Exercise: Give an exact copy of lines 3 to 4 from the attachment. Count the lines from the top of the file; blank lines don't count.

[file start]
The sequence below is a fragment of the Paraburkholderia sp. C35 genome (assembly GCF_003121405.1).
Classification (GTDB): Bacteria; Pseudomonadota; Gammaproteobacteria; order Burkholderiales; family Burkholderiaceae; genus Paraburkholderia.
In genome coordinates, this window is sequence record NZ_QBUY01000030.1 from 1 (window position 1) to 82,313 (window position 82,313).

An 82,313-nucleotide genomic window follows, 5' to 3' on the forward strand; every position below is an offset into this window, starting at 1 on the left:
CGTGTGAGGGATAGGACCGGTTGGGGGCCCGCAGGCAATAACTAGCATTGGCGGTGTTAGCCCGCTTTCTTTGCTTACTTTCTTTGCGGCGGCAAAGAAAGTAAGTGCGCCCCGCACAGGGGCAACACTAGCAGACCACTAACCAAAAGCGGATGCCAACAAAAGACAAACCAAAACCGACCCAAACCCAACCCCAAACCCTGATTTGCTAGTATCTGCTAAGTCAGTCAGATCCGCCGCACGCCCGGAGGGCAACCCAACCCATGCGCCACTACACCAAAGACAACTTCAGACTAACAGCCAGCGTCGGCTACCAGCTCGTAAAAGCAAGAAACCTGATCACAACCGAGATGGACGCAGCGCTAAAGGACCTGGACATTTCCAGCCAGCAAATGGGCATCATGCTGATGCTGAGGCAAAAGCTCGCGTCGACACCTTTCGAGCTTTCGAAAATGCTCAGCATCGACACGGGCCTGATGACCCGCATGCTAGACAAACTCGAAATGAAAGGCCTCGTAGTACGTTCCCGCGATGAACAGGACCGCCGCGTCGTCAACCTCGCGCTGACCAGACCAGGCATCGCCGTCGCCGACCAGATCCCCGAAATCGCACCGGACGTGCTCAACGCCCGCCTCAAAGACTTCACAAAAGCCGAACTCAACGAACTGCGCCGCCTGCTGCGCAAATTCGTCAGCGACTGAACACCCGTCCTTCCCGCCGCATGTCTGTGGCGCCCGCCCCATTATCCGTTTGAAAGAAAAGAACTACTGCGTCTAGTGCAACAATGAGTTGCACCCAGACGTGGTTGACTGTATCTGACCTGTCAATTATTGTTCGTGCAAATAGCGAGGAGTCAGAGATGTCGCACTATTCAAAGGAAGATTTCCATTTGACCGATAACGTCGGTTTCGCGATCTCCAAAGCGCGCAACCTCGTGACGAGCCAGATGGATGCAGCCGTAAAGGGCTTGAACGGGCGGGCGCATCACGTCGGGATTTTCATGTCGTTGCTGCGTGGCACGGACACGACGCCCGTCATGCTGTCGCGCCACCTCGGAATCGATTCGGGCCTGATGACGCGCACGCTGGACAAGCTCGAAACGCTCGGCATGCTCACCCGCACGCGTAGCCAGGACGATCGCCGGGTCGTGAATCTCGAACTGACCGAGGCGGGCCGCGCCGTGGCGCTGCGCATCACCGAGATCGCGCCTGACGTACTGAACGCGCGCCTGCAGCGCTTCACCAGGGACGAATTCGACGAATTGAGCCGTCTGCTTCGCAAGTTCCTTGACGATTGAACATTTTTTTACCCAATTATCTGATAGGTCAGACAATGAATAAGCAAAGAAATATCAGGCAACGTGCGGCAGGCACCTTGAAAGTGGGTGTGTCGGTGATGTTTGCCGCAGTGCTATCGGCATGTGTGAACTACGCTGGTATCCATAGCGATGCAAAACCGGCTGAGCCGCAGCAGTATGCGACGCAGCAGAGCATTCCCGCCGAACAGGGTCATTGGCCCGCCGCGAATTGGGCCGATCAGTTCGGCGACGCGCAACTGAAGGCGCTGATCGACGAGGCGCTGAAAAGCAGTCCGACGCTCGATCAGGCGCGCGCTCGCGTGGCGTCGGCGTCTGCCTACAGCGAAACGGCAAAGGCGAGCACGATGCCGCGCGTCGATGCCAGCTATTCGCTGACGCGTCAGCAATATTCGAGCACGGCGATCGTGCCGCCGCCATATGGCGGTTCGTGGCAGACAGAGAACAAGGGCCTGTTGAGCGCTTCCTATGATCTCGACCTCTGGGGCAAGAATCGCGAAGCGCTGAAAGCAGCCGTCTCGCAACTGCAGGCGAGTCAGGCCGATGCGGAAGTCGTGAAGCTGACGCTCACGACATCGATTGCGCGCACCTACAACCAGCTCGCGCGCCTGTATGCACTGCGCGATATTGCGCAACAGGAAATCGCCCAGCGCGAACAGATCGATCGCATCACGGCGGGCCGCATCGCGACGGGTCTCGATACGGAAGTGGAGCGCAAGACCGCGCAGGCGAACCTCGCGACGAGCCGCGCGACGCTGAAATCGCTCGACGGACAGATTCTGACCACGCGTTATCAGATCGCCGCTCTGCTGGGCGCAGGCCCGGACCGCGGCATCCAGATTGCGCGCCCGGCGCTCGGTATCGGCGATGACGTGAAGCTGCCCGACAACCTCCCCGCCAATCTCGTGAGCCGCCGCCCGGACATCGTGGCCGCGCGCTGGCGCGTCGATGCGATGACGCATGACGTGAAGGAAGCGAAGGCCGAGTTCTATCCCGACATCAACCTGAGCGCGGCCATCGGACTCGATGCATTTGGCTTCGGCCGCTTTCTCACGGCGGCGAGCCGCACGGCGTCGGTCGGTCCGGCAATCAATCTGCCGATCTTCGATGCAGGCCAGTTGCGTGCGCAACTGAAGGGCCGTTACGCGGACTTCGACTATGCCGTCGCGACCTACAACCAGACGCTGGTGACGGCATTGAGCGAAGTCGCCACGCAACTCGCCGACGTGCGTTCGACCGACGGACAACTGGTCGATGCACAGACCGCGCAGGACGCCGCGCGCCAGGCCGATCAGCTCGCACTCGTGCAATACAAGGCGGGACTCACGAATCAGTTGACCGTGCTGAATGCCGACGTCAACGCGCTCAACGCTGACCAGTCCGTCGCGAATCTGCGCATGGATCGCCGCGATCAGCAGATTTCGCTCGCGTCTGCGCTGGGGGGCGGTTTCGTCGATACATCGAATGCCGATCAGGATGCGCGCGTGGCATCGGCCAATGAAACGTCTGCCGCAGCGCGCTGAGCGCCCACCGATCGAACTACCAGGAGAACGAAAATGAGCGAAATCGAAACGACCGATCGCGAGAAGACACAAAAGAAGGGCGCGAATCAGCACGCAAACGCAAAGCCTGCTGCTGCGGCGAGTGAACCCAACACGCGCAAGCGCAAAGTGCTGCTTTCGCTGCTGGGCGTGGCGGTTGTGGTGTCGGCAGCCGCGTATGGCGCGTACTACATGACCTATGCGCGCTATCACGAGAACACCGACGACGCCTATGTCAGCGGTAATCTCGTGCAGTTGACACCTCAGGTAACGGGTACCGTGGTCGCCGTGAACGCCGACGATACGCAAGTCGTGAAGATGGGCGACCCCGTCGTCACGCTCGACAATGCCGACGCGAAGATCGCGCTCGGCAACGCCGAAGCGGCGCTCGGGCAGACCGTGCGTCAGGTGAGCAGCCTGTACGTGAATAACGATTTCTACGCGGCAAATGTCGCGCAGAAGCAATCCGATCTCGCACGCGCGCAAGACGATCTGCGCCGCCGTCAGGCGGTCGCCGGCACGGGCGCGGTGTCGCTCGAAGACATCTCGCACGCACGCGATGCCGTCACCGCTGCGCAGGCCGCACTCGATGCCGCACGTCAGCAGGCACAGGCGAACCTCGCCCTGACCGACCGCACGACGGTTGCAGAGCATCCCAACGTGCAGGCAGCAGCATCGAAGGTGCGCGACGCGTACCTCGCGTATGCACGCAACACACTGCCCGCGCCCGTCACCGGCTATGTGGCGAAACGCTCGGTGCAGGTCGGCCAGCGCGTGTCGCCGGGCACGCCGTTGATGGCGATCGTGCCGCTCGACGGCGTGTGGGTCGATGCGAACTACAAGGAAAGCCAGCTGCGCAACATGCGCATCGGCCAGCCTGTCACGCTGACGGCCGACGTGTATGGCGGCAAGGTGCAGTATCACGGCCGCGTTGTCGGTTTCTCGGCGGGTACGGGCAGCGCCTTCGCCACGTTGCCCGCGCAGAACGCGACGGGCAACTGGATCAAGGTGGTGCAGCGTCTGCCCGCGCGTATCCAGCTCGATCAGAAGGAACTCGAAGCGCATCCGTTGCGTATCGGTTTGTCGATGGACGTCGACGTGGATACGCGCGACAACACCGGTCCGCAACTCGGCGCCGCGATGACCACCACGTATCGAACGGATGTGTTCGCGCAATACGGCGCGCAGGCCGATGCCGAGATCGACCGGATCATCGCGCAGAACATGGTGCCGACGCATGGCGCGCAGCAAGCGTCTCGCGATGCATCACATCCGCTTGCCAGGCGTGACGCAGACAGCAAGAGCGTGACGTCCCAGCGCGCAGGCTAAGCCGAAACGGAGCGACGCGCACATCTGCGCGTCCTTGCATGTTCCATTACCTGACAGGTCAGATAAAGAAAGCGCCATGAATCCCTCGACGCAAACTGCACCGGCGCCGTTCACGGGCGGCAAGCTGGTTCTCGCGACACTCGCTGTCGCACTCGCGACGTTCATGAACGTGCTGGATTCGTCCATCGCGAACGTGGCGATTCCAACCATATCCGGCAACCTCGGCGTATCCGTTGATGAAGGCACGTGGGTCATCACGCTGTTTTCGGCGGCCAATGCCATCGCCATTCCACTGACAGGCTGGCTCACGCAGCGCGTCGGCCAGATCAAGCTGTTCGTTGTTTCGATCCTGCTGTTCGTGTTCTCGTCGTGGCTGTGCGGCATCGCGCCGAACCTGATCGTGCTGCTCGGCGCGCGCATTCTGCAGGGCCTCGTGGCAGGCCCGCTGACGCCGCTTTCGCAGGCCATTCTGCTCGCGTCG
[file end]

In genome coordinates, this window is sequence record NZ_QBUY01000030.1 from 1 (window position 1) to 82,313 (window position 82,313).

An 82,313-nucleotide genomic window follows, 5' to 3' on the forward strand; every position below is an offset into this window, starting at 1 on the left: